Beginning in 2018, taxpayers can immediately deduct the entire cost of qualifying §179 property up to an annual limit of $1 million. Qualifying property for §179 expensing has been expanded to include certain depreciable tangible property used in connection with lodging, such as appliances and furniture in a residential rental activity and improvements to non-residential real property such as roofs, heating, ventilation, air conditioning, and fire and alarm protection systems.

While on the surface it may not look like there is much of a difference between 100% bonus depreciation or §179 expensing, which method you choose depends on several factors such as your income, the type of property you purchase and when it is placed in service.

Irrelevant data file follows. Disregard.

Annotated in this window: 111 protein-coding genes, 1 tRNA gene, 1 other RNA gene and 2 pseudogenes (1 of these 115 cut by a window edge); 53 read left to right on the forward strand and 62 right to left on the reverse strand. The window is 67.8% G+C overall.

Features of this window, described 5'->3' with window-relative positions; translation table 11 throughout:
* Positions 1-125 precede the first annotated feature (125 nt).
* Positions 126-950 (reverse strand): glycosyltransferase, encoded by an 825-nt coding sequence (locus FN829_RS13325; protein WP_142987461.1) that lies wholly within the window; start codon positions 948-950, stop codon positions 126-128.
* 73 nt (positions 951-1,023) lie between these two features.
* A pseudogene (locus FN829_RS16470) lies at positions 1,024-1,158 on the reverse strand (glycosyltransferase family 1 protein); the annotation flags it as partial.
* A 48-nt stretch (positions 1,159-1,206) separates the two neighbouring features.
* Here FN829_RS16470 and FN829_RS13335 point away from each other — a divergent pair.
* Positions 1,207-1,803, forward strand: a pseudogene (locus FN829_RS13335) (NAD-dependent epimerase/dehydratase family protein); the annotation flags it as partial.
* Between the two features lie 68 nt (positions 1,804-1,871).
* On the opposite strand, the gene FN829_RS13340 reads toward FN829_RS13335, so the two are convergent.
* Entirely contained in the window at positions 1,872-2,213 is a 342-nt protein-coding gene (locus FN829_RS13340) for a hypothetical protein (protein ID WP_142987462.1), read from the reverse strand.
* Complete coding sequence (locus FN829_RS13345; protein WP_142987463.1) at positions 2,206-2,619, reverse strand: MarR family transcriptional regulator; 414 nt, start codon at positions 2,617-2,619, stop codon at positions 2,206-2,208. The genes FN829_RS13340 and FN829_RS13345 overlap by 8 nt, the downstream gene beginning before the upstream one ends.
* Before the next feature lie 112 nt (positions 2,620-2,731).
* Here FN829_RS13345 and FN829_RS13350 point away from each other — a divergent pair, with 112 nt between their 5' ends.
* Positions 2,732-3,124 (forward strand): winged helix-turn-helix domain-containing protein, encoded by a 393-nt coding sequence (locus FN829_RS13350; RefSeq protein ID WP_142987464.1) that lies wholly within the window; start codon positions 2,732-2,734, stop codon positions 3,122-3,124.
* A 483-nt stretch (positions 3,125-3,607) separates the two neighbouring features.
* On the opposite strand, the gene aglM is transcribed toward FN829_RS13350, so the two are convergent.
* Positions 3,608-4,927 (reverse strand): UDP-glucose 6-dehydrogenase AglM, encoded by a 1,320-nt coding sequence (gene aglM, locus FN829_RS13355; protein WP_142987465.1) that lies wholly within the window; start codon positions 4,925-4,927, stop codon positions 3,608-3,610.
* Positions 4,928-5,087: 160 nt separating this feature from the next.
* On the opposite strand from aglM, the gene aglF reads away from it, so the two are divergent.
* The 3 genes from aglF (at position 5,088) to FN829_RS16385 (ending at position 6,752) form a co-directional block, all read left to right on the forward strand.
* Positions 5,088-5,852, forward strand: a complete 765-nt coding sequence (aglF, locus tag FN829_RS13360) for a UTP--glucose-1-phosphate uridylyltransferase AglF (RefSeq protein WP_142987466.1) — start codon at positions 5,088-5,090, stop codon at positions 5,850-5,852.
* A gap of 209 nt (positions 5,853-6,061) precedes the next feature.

Leasing Assets to Your Corp: A simple strategy

A business doesn’t have to own all its operating assets. Leasing your personally owned property, such as a building, vehicle, or equipment, to your incorporated business may be a good tax-savings strategy. Similarly, another corporation, a partnership, or a family business in which you have an ownership interest may lease assets to your corporation. In addition to possible tax savings, you may not want your corporation to own a lot of assets if you are in a business where lawsuits are common. Leasing instead of owning is one way to insulate assets from potential creditors.

To avoid potential problems with the IRS, lease terms between you and your corporation must be fair to both sides. The contract should be legally binding and the payments should be set at the same rate you would charge anyone else. Lease payments are deductible expenses to the corporation, while lease income is taxable to you. In turn, you’ll get to deduct costs of ownership, such as mortgage interest, maintenance, repairs, depreciation, acquisition interest, insurance and administrative costs.